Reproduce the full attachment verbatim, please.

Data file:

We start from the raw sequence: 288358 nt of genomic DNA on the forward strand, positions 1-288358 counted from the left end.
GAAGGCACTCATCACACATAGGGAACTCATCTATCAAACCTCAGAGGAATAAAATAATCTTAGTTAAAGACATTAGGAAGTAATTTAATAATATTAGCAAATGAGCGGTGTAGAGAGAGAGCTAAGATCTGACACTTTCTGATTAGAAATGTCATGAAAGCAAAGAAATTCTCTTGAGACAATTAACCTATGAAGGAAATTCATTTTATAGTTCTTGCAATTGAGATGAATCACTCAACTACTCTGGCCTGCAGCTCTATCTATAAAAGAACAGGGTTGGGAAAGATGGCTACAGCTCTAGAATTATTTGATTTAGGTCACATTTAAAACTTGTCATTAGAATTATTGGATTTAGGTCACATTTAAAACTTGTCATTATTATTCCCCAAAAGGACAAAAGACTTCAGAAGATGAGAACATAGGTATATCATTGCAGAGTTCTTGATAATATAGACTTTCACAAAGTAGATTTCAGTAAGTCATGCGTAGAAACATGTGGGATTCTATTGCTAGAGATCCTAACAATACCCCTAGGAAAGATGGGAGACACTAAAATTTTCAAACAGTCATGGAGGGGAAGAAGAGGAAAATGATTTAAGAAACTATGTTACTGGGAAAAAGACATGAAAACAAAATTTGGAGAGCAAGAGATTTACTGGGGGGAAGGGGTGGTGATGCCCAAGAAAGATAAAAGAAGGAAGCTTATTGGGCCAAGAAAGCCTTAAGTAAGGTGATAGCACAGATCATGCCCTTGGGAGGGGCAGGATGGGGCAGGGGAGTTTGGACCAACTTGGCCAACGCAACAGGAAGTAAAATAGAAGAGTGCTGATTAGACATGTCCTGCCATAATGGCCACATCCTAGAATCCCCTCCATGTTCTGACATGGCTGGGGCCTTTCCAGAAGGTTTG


We start from the raw sequence: 288358 nt of genomic DNA on the forward strand, positions 1-288358 counted from the left end.
GAAGGCACTCATCACACATAGGGAACTCATCTATCAAACCTCAGAGGAATAAAATAATCTTAGTTAAAGACATTAGGAAGTAATTTAATAATATTAGCAAATGAGCGGTGTAGAGAGAGAGCTAAGATCTGACACTTTCTGATTAGAAATGTCATGAAAGCAAAGAAATTCTCTTGAGACAATTAACCTATGAAGGAAATTCATTTTATAGTTCTTGCAATTGAGATGAATCACTCAACTACTCTGGCCTGCAGCTCTATCTATAAAAGAACAGGGTTGGGAAAGATGGCTACAGCTCTAGAATTATTTGATTTAGGTCACATTTAAAACTTGTCATTAGAATTATTGGATTTAGGTCACATTTAAAACTTGTCATTATTATTCCCCAAAAGGACAAAAGACTTCAGAAGATGAGAACATAGGTATATCATTGCAGAGTTCTTGATAATATAGACTTTCACAAAGTAGATTTCAGTAAGTCATGCGTAGAAACATGTGGGATTCTATTGCTAGAGATCCTAACAATACCCCTAGGAAAGATGGGAGACACTAAAATTTTCAAACAGTCATGGAGGGGAAGAAGAGGAAAATGATTTAAGAAACTATGTTACTGGGAAAAAGACATGAAAACAAAATTTGGAGAGCAAGAGATTTACTGGGGGGAAGGGGTGGTGATGCCCAAGAAAGATAAAAGAAGGAAGCTTATTGGGCCAAGAAAGCCTTAAGTAAGGTGATAGCACAGATCATGCCCTTGGGAGGGGCAGGATGGGGCAGGGGAGTTTGGACCAACTTGGCCAACGCAACAGGAAGTAAAATAGAAGAGTGCTGATTAGACATGTCCTGCCATAATGGCCACATCCTAGAATCCCCTCCATGTTCTGACATGGCTGGGGCCTTTCCAGAAGGTTTG